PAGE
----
Failing: Office2007CacheFinal

Check all the rest of the applications and every one except Access is “correct”.

Feels like this problem is solved

Contact your administrator and tell them to fix the publishing of MS Access and all will be happy.  Did this: Admin responds, Access is published correctly and even sends you a screen shot to prove it.

Maybe so, but the streaming client is still launching the “wrong” profile.  Why?

Time to get deeper into the launch sequence

The stuff to launch is given to the streaming client in .RAD file, which is really a .ICA file with streaming stuff in it.  I’d like to see that .RAD file.

There’s a challenge here.  One of the parameters in the .RAD file  tells the streaming client to erase the RAD file immediately after it is done reading it.  This is done for house cleaning to keep .RAD files from littering up the temp space on the user’s profile.

This means that by the time the streamed app launch occurs and fails, “you missed it”.   The RAD file is already gone.  We need to get in “early”, at step “7”.

Faking out RadeRun

Since RadeRun is the key to streamed application launch, I originally tried replacing RadeRun.exe with notepad.exe.  I hoped this would have enough garbage on the command line that notepad would get mad and tell me about the offending command line.  It didn’t work.  All I got was notepad complaining that it couldn’t find the file.  Try and try, I couldn’t find a worker app to do what was needed.

I want the RadeRun command line and I want the .RAD file.  How to get?

Wrote a program

Wrote a short program called, MsgBox, which displays command line parameters using Win32 MessageBoxEx API, waits for user to click okay, and then terminates.

PERFECT.  Just what the Doctor ordered.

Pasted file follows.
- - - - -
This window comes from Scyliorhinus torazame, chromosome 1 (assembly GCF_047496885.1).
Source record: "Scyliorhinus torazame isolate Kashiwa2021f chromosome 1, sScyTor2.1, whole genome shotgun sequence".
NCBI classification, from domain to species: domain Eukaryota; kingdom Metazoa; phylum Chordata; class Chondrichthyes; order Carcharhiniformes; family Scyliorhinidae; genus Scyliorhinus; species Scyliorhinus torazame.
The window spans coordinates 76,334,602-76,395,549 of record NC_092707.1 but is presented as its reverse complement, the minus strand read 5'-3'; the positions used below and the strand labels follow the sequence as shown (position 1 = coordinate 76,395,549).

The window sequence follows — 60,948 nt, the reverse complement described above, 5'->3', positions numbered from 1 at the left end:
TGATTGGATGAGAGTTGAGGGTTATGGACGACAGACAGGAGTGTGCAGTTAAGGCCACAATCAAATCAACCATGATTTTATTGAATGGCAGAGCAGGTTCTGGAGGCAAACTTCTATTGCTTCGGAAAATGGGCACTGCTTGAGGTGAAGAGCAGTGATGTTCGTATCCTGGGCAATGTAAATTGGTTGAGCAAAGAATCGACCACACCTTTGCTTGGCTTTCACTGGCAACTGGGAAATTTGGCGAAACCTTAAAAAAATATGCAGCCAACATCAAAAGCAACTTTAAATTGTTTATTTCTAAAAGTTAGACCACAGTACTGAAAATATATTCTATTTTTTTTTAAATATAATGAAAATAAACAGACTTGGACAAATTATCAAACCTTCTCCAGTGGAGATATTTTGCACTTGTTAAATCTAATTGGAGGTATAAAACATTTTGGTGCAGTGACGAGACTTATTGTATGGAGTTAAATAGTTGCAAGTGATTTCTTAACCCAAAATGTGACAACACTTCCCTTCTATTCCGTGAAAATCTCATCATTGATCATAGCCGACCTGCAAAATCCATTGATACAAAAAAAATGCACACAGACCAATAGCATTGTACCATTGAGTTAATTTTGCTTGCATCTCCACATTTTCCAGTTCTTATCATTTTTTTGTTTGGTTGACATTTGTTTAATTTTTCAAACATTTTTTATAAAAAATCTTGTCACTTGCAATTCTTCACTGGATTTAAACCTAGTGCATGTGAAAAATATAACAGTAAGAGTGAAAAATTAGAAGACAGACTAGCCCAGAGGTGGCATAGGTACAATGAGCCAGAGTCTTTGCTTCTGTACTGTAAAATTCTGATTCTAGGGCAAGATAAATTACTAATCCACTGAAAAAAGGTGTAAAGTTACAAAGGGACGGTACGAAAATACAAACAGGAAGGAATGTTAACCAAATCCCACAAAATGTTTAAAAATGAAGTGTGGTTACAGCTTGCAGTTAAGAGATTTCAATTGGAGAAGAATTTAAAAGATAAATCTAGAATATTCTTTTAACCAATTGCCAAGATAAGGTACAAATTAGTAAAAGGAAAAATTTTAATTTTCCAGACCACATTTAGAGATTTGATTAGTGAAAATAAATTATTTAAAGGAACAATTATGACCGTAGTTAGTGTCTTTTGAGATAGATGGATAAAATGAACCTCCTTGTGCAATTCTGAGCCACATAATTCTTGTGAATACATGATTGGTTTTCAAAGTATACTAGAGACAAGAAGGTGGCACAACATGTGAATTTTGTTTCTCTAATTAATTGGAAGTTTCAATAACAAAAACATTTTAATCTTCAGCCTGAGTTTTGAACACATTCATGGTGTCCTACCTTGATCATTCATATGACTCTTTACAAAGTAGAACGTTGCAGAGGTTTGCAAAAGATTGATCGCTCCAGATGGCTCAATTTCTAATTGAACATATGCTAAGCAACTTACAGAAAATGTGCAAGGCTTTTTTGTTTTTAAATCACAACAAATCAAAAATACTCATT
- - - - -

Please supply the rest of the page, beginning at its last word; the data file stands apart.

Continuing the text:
• BTW – Source code for MsgBox is included in the download link above.

Here’s the installation procedure…

Now, launch the offending application.

Cool.  I now know what the command line parameters were and I now know where the .RAD file was placed and I now know that the .RAD file wasn’t erased!

Go find ’em RAD FILE.  Ctrl-C on the message box to put the text into clipboard and then adjust a bit to get to the right place.  CD to the right directory and then edit the file using your favorite text editor.

Be aware: the file is marked “HIDDEN” and this means it won’t show up in normal directory search.  BUT, you can edit it and you can also un-hidden it.

In this file you will find lots of stuff at the top which is a normal .ICA file used for fallback to server mode.  At the bottom is the important stuff, starts with “[RADE]”.

Lookie there! “Cache”.   This means that somewhere along the line, I’m still getting published the Cache version of Microsoft Access.  Everything else is “6.0” level.  Memory is fading on buzzwords, but I’m pretty sure Cache was 5.2, so I’m a couple releases back on this application and this means that something is broken “up stream”.

Armed with this new information, I’m off to the admins office to find out more about the publishing.  I believe I’m published “twice”.

Joe Nord